The man police say shot and wounded a security guard at a conservative Christian lobbying group in Washington was charged Thursday after appearing in court. A judge ordered 28-year-old Floyd Lee Corkins II held without bond.
On Wednesday morning, a man, later identified as 28-year-old Floyd Lee Corkins II, walked into the lobby of the Family Research Council building at 801 G Street NW. He reportedly made a reference about the policies of the FRC, a conservative think tank active in the opposition of abortion and gay marriage, before shooting the security guard.
Corkins was subdued by the guard before being taken into the custody by the FBI. The guard was transportated to the hospital, where is expected to recover.
On Thursday morning, it was revealed that Corkins had volunteered for a few months at the D.C. Center for the LGBT community.
Posted on the front door of the center, which was closed this morning, was the following statement:
"I was shocked to hear that someone who volunteered at this center could be the cause of such senseless violence. No matter the circumstances, we condemn this violence in the strongest possible terms. We hope for a full and speedy recovery for the victims, and our thoughts are with him and his family." The message was signed by David Mariner with the center.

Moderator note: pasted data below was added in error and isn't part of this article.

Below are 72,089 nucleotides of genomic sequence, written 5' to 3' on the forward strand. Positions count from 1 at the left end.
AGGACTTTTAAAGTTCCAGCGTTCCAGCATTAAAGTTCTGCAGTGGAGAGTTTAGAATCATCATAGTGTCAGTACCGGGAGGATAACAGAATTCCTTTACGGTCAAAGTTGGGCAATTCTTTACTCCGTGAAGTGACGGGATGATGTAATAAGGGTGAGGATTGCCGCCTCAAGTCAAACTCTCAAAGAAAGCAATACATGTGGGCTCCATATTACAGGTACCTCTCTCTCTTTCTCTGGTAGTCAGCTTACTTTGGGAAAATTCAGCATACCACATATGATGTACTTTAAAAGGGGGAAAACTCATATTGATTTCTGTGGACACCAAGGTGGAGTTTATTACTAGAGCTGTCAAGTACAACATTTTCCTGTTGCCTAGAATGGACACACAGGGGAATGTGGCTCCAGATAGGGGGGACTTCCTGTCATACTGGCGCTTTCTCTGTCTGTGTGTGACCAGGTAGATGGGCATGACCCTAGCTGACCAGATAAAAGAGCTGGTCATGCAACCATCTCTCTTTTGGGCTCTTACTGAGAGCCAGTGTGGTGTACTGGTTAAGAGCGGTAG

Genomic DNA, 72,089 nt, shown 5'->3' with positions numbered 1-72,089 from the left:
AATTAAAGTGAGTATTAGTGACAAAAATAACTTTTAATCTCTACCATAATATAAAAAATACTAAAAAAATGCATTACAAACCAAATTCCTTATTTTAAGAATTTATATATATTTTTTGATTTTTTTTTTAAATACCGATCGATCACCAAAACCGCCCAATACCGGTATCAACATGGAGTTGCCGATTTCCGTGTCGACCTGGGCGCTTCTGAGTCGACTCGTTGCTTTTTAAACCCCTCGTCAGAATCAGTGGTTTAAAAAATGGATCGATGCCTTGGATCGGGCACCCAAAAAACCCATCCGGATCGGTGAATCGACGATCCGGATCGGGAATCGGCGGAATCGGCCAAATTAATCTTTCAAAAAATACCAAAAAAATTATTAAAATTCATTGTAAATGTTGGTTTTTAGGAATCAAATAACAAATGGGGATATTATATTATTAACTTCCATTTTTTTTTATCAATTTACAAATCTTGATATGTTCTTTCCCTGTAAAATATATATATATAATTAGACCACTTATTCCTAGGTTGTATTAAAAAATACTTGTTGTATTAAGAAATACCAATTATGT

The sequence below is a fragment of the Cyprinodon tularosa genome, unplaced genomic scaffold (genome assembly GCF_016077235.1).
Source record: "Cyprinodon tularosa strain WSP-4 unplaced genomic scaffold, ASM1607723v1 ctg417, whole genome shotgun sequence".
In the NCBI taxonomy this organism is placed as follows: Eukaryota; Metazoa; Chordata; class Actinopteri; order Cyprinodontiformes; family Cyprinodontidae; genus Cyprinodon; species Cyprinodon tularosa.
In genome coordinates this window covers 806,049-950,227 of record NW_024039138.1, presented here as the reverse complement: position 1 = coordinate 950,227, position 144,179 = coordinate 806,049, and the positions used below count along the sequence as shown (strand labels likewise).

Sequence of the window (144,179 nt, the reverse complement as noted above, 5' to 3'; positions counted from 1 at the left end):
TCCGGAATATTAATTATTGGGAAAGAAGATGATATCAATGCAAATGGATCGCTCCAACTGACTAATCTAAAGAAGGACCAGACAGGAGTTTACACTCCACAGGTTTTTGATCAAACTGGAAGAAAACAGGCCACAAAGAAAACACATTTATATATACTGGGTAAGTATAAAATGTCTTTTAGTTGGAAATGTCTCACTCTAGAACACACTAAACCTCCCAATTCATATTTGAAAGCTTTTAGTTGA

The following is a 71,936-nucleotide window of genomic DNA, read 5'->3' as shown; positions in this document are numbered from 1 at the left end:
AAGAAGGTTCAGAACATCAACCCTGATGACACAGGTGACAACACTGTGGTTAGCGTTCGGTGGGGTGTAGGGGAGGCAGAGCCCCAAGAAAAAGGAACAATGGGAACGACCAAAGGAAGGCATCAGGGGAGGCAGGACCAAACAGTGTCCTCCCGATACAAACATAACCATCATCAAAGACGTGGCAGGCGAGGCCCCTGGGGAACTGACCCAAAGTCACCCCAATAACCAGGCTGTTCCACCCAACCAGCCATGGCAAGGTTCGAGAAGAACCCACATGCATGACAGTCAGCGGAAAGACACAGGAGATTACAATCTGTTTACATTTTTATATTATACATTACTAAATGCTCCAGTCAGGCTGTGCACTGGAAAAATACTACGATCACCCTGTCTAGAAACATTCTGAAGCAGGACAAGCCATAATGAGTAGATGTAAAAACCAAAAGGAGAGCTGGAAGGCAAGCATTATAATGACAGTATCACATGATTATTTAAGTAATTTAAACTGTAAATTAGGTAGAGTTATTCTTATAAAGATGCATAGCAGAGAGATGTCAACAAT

Tony Perkins, President of the Family Research Council, says the suspect was "given a license" to shoot the unarmed security guard by organizations such as the Southern Poverty Law Center. The center describes the Family Research Council as a hate group and says it defames gays and lesbians.
In a written statement, Mark Potok, Senior Fellow of the Southern Poverty Law Center, calls Perkins' statement "outrageous." Potok says the Center has criticized all those who endorse such violence, whether on the political left or the political right.
Corkins may face hate crime charges and even federal terrorism charges if authorities determine the incident at the FRC was motivated by Corkins' opposition to the FRC's stance against same-sex marriage. The charges could carry a sentence of up to 30 years.
David Hawkings, political columnist at Hawkings Here for Roll Call, talks about the latest behind a Virginia lawmaker's push to get a high-skill immigration bill in the House.